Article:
In the DG, the number of BrdU-labeled cells remained relatively constant in sham-operated animals. After stroke, the number of BrdU-labeled cells was increased bilaterally in the DG, peaking at day 7. This effect was significantly augmented by bFGF treatment. (Indeed, bFGF increased the number of BrdU-positive cells in the DG of sham-operated animals at day 7 as well.) At day 7 after stroke, the majority of BrdU-labeled cells in the DG were DCX positive, whereas, at day 21, the majority of BrdU-labeled cells were NeuN positive, suggesting that these cells had developed into mature neurons. No cells double-labeled with BrdU and GFAP were found in the SVZ or DG. Moreover, no BrdU-labeled cells in these structures were double-labeled with either CD45 or CD11, suggesting that these cells did not represent inflammatory cells of hematopoietic lineage invading from the blood or mature microglia.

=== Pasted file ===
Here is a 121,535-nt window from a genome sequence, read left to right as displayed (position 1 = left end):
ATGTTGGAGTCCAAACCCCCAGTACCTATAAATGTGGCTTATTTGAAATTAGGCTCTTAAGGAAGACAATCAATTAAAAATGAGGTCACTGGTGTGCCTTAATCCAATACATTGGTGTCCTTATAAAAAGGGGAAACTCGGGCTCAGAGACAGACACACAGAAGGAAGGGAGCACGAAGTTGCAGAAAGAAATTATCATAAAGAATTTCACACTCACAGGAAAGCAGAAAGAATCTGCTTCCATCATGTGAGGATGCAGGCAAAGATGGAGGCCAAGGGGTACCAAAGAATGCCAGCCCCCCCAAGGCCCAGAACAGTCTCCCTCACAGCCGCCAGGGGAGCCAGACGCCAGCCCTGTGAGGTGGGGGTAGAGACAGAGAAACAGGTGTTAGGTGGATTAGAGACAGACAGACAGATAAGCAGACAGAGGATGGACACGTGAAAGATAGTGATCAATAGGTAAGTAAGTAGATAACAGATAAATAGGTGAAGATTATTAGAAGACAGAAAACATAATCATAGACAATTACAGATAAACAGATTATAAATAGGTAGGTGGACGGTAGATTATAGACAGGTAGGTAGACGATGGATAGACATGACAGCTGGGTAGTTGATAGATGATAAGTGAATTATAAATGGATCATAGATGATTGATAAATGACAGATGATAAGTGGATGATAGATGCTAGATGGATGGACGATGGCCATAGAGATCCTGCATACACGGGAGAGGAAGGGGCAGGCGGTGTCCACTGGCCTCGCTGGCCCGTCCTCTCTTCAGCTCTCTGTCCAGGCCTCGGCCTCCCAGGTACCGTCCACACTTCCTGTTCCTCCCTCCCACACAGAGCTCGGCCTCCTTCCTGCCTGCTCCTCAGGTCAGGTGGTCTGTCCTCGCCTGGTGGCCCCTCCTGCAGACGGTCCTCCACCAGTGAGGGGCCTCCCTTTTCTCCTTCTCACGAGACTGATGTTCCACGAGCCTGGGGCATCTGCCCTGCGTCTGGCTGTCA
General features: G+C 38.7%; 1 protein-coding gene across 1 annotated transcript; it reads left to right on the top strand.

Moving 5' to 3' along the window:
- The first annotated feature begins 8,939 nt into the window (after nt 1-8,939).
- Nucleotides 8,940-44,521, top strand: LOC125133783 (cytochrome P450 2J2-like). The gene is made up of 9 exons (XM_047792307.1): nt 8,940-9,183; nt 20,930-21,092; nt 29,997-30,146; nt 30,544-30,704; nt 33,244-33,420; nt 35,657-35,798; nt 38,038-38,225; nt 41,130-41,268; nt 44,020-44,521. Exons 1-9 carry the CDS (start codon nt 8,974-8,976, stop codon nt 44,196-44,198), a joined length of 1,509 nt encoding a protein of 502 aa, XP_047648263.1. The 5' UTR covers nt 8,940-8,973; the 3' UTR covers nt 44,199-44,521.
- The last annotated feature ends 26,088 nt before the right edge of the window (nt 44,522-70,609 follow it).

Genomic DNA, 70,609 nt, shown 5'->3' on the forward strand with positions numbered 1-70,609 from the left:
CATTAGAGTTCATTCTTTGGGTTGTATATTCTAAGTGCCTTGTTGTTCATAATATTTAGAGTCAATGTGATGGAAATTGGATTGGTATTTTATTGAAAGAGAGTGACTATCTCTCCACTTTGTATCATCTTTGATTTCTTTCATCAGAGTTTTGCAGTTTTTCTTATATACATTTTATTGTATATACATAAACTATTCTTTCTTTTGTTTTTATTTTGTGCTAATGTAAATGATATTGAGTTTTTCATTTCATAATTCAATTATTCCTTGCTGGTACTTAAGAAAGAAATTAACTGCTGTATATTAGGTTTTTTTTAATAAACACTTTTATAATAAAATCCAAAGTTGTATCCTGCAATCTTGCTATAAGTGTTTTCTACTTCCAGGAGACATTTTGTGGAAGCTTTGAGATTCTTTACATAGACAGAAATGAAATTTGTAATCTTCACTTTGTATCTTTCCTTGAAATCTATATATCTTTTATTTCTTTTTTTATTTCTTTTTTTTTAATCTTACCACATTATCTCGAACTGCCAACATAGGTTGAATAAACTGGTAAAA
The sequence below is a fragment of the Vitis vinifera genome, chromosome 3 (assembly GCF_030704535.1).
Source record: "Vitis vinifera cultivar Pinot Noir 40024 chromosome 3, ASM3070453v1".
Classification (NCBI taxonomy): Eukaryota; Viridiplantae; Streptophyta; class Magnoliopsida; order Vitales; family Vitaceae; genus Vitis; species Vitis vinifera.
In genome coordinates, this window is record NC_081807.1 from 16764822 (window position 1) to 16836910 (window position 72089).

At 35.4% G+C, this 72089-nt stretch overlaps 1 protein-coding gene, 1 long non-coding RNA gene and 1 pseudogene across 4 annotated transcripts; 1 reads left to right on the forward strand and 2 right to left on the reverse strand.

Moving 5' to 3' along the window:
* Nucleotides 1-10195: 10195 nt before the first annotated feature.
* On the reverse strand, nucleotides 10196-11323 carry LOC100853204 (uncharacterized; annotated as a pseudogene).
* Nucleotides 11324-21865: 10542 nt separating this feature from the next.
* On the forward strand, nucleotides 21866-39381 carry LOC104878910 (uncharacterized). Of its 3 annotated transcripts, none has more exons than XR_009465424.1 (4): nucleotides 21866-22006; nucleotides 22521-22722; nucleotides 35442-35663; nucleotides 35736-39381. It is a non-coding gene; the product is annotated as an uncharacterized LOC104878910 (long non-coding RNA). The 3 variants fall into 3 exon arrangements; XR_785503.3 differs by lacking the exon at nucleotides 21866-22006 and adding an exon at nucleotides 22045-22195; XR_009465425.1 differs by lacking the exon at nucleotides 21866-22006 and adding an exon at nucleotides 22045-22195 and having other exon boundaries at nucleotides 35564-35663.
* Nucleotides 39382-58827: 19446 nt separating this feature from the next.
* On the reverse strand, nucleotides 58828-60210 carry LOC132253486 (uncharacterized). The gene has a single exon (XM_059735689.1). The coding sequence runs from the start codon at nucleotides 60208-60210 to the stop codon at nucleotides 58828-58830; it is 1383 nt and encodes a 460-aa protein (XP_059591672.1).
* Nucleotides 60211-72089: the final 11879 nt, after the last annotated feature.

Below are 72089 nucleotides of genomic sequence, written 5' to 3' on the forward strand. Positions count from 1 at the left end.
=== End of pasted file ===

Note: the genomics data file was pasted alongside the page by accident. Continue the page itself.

Several recent publications have addressed changes in brain progenitor cell populations in models of global and focal cerebral ischemia in rats and mice.19–25 In general, the results of these studies are similar to ours, except that some authors reported bilateral increases in cell proliferation in the SVZ,22 whereas the changes we found were exclusively unilateral. Moreover, we documented changes in the phenotype of proliferating cells beyond 7 days, which were not reported in previous studies.
Other investigators examined the effects of exogenous trophic factors, including bFGF, on progenitor cells in the brain. The continuous intraventricular infusion of bFGF increases the generation of new cells in the SVZ.13 Many of these cells migrate to the olfactory bulb, becoming neurons. Subcutaneously administered bFGF crosses the intact blood-brain barrier and increases progenitor cell proliferation in both the SVZ and DG of neonatal and adult rats.14 Proliferating cells in the SVZ migrate to become neurons in the olfactory bulb, while those originating in the DG became neurons in situ.14 To our knowledge, our report is the first to examine the effects of bFGF administration on progenitor cell proliferation in DG or SVZ after ischemia.